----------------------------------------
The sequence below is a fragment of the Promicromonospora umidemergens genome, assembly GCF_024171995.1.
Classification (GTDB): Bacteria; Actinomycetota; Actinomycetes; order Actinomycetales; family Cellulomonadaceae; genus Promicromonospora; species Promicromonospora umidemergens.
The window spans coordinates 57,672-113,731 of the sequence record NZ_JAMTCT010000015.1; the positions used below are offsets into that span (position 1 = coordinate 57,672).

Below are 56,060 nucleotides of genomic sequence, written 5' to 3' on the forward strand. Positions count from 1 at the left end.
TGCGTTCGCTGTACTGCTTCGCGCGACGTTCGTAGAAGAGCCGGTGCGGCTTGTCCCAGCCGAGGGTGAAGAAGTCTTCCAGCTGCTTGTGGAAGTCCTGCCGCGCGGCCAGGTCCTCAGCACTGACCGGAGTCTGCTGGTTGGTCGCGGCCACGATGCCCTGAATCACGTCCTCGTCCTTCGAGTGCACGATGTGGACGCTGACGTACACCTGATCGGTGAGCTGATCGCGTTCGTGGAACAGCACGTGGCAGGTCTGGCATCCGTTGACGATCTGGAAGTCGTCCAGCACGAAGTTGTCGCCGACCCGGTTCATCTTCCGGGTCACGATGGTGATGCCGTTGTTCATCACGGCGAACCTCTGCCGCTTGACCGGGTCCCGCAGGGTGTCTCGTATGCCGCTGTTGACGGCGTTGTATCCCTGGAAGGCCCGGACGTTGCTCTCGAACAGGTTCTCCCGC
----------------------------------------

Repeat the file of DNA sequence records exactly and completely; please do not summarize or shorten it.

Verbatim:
The sequence below is a fragment of the Promicromonospora umidemergens genome, assembly GCF_024171995.1.
Classification (GTDB): Bacteria; Actinomycetota; Actinomycetes; order Actinomycetales; family Cellulomonadaceae; genus Promicromonospora; species Promicromonospora umidemergens.
The window spans coordinates 57,672-113,731 of the sequence record NZ_JAMTCT010000015.1; the positions used below are offsets into that span (position 1 = coordinate 57,672).

Below are 56,060 nucleotides of genomic sequence, written 5' to 3' on the forward strand. Positions count from 1 at the left end.
TGCGTTCGCTGTACTGCTTCGCGCGACGTTCGTAGAAGAGCCGGTGCGGCTTGTCCCAGCCGAGGGTGAAGAAGTCTTCCAGCTGCTTGTGGAAGTCCTGCCGCGCGGCCAGGTCCTCAGCACTGACCGGAGTCTGCTGGTTGGTCGCGGCCACGATGCCCTGAATCACGTCCTCGTCCTTCGAGTGCACGATGTGGACGCTGACGTACACCTGATCGGTGAGCTGATCGCGTTCGTGGAACAGCACGTGGCAGGTCTGGCATCCGTTGACGATCTGGAAGTCGTCCAGCACGAAGTTGTCGCCGACCCGGTTCATCTTCCGGGTCACGATGGTGATGCCGTTGTTCATCACGGCGAACCTCTGCCGCTTGACCGGGTCCCGCAGGGTGTCTCGTATGCCGCTGTTGACGGCGTTGTATCCCTGGAAGGCCCGGACGTTGCTCTCGAACAGGTTCTCCCGC